Papahikahawai Island restoration
Salt marsh safe-haven
Papahikahawai Island in Te Awa o Ngatoroirangi (Maketū Estuary) is being restored as a safe-haven and breeding ground for fish and native wildlife. It's a joint project between the landowners, Regional Council, Ngā Whenua Rāhui, tangata whenua,and the local community.
The Papahikahawai Island restoration project involves three key actions:
- Removal of two causeways which were blocking tidal flows between Maketū spit and the island since 1963. This was completed in June 2016 and a bridge has been constructed to maintain access. See video below.
- Stop bank removal and re-shaping of the southern shoreline of the island to establish a more natural connection between the island and the estuary (completed September 2017).
- Planting of 50,000 native plants across 15 hectares of previously grazed land, to restore native scrub, shrub land, and wetland habitats. This began in 2015 and will continue along with ongoing weed and animal pest control in the coming years. See before and after concept drawings below.
The 15 hectare island was once a treasured area for growing flax and collecting kaimoana (seafood). It was surrounded by healthy saltmarsh wetlands and a thriving estuary.
When the land was developed for farming and the Kaituna River was diverted away from the estuary in the 1950s, the mauri (life force) of the island and the estuary became degraded. Algae built up in the estuary making it unpleasant to swim in. Populations of fish and native wildlife (including rare lizards and birds) in the area declined.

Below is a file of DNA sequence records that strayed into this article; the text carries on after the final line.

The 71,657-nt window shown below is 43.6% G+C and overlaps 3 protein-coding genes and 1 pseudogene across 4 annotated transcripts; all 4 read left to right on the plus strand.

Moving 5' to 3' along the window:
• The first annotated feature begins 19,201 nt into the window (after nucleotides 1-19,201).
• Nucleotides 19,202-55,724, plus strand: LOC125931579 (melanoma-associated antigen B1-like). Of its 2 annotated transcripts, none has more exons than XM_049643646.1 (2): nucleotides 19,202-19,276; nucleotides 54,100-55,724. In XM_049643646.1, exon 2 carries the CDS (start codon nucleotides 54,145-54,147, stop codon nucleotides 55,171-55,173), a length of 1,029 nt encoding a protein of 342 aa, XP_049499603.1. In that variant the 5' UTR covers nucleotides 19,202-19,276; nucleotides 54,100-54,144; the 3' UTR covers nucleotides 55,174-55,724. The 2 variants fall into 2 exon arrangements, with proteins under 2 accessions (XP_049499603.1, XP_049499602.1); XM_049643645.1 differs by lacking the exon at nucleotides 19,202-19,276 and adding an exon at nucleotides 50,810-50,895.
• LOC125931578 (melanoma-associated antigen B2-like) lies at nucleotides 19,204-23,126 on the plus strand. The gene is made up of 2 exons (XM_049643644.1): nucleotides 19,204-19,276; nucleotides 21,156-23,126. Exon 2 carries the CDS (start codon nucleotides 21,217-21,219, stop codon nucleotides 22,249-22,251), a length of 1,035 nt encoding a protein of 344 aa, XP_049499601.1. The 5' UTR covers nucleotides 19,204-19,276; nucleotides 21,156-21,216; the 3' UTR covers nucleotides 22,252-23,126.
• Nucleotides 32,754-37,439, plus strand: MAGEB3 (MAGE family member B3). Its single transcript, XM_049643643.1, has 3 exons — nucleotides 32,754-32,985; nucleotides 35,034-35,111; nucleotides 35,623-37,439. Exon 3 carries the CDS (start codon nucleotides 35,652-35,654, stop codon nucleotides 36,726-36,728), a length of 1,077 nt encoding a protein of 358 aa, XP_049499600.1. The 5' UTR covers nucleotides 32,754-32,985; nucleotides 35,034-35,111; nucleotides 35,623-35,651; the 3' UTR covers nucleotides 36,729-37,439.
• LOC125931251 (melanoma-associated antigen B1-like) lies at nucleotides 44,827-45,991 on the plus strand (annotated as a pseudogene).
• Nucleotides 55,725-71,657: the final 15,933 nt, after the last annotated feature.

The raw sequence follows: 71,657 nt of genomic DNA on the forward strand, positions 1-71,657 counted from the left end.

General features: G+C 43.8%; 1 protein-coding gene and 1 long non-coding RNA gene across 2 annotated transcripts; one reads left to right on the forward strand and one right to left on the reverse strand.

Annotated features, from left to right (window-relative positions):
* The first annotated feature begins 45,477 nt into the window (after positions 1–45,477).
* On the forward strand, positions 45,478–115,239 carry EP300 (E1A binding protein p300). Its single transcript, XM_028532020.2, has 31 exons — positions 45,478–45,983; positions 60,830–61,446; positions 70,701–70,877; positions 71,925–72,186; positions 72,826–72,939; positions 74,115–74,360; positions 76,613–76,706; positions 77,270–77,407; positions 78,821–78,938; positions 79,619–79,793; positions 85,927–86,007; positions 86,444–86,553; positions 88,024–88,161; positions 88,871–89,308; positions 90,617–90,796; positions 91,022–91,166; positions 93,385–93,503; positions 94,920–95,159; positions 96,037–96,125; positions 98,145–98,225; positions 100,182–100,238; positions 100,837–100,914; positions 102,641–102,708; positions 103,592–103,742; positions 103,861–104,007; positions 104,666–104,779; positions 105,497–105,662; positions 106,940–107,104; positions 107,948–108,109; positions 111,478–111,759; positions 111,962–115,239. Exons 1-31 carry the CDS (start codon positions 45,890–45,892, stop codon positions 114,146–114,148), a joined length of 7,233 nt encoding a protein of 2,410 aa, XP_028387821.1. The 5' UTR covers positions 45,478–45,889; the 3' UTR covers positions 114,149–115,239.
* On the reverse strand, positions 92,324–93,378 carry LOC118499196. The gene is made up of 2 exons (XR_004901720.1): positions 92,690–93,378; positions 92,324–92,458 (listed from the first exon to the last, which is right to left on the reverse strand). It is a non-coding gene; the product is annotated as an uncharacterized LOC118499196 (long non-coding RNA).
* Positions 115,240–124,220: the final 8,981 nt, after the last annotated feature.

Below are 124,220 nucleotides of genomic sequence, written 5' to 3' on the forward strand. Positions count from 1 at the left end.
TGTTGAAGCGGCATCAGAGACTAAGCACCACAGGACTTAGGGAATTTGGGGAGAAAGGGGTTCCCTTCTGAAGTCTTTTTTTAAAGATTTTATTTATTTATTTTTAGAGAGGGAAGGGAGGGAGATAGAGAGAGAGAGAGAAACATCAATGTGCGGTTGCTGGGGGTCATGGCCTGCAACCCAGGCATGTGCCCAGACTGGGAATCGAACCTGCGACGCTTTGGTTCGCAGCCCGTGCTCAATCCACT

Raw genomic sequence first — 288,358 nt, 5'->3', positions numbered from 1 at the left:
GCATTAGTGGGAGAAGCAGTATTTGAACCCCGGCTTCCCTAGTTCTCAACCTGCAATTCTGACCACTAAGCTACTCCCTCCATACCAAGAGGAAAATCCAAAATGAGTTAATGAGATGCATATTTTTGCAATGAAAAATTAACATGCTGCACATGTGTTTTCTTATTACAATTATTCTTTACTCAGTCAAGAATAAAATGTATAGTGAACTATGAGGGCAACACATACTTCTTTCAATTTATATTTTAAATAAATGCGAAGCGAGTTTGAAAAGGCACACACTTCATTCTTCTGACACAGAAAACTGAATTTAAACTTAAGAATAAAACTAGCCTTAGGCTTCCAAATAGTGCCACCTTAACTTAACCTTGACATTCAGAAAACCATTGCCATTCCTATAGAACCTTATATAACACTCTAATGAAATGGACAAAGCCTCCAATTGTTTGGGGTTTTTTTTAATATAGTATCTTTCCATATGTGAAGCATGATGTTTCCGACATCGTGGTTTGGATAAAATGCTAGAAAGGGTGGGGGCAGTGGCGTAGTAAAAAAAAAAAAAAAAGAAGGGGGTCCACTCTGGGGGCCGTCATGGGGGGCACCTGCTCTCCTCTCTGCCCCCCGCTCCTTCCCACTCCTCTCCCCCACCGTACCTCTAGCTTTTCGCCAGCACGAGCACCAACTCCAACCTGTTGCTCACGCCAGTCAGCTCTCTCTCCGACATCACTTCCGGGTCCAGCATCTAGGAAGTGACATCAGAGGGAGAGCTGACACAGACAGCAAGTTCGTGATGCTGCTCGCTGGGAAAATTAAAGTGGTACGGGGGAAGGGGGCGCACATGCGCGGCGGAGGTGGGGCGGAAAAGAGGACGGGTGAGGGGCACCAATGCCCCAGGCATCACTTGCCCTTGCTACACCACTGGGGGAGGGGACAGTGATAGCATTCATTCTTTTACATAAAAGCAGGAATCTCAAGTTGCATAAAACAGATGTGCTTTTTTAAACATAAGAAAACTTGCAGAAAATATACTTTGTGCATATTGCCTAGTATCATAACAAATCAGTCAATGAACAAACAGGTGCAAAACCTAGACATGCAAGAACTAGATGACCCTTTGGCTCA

Regional Council, Maori landowners, Nga Whenua Rahui and tangata whenua and community volunteers are now working together to protect the island’s cultural values and restore it as a natural area for wildlife and local people to enjoy. Regional Council and Ngā Whenua Rāhui are sharing the $534,000 cost of the project which is co-ordinated by Regional Council staff. Te Rūnanga o Ngati Whakaue ki Maketū were contracted to manage the initial planting work, with assistance from four local community groups.
It’s a 25 year restoration project that includes provision for education and economic opportunities.
This project also contributes to the wider efforts being led by Regional Council to partially return freshwater flows from the Kaituna River into Maketū Estuary and restore 100 hectares of wetland in the Kaituna catchment.
Project concept drawing - before restoration
Project concept drawing - future vision